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Health Education

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NEWS
August 15, 2005
The Washington County Family Center has received a "highly favorable" rating from Friends of the Family Inc. on its annual monitoring report. The Family Center has received the top rating every year since monitoring began in 1998. The Family Center, which opened in 1995, is at 920 W. Washington St., third floor. Its primary goal is to help families become self-sufficient through personal achievement, education and positive parenting. Services include adult education programs, high school activities, health education services, job readiness activities, self-sufficiency classes, recreational activities and case management services.
NEWS
April 24, 2006
Arthritis treatment education continues FREDERICK, Md. - The Arthritis Foundation will present part four of an educational series, "Treatment Options for Arthritis and Related Rheumatic Diseases" from 6:30 to 8:30 p.m. Wednesday, April 26, at Homewood at Crumland Farms, 7407 Willow Road. Topics will include the benefits of acupuncture and chiropractic care. The speakers will be Dr. Dennis Travaligne of Valley Chiropractic and Bobbi Mead of Life Directions LLC. The seminar is free and open to the public.
NEWS
By MARLO BARNHART | April 28, 2007
There was no shortage of role models at Friday night's No Smoking Youth Club banquet for family and friends at the Martin Luther King Jr. Community Center. Staff, visitors and even the keynote speaker were there to sing the praises of quitting smoking or better yet, never starting. "Smoking is probably the most preventable health problem we have," author and health educator Richard Williams said. "Diabetes, heart and lung problems are all connected to smoking. " Williams has a doctorate in health education and administration, and has taught college-level courses in nutrition and health education.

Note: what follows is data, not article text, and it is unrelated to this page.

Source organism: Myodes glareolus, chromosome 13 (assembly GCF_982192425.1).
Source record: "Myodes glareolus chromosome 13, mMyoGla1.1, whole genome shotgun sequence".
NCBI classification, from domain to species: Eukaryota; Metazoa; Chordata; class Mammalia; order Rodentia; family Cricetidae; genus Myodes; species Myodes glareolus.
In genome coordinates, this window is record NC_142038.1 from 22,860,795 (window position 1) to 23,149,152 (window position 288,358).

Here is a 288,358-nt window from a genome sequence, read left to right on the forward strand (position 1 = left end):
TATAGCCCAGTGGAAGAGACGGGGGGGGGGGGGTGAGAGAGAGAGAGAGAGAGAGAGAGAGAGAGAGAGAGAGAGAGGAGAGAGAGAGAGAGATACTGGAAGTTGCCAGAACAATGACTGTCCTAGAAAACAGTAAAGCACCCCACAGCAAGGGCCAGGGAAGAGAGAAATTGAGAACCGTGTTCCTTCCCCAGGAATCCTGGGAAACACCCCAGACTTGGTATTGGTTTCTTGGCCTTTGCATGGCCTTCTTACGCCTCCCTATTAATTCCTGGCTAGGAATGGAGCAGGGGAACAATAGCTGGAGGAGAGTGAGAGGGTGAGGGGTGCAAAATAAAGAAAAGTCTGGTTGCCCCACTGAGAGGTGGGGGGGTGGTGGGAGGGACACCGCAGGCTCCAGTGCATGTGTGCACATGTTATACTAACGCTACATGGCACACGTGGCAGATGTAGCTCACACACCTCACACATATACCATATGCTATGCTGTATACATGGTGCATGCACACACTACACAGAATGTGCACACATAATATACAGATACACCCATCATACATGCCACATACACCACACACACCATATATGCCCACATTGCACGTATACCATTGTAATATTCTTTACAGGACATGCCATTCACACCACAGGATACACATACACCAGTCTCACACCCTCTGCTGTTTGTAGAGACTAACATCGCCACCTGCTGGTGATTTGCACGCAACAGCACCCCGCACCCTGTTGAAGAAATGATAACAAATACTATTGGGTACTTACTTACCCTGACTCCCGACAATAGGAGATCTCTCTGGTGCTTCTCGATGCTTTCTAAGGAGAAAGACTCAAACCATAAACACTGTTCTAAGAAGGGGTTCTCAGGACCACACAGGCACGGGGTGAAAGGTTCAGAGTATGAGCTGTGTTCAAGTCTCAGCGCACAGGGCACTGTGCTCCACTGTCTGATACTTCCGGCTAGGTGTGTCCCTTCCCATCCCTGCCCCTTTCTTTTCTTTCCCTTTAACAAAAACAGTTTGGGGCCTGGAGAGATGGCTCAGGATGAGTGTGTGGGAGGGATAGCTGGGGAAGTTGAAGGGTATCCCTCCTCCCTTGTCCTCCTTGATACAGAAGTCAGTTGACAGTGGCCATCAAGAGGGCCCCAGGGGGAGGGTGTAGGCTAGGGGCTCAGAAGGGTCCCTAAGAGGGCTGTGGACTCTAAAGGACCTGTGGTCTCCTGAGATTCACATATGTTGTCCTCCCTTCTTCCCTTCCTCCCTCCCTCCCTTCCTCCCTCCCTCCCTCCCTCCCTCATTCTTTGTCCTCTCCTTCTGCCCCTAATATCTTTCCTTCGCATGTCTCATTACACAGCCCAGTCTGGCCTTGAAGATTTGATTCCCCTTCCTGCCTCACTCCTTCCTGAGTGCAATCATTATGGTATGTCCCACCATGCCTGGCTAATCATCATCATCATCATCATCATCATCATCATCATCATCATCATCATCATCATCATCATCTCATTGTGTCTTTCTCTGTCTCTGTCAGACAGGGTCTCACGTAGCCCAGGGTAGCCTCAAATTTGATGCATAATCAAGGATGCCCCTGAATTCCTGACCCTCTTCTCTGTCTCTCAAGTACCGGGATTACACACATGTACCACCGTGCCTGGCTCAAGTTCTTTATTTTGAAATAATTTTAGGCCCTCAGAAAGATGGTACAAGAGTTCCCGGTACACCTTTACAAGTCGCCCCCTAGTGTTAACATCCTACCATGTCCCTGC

NEWS
By MARLO BARNHART | April 27, 2007
There was no shortage of role models at Friday night's No Smoking Youth Club banquet for family and friends at the Martin Luther King Jr. Community Center. Staff, visitors and even the keynote speaker were there to sing the praises of quitting smoking or better yet, never starting. "Smoking is probably the most preventable health problem we have," author and health educator Richard Williams said. "Diabetes, heart and lung problems are all connected to smoking. " Williams has a doctorate in health education and administration, and has taught college-level courses in nutrition and health education.
NEWS
July 31, 1997
By DAVE McMILLION Staff Writer A new health education curriculum being considered for Washington County elementary students would cover more than nutrition and the make-up of the body. It also would help youngsters deal with feelings, making friends, and learning problem-solving skills. In addition to physical health, school officials feel it is important to stress good mental health, especially considering the types of social situations young people face these days, said Eugene "Yogi" Martin, supervisor of health education for the board of education.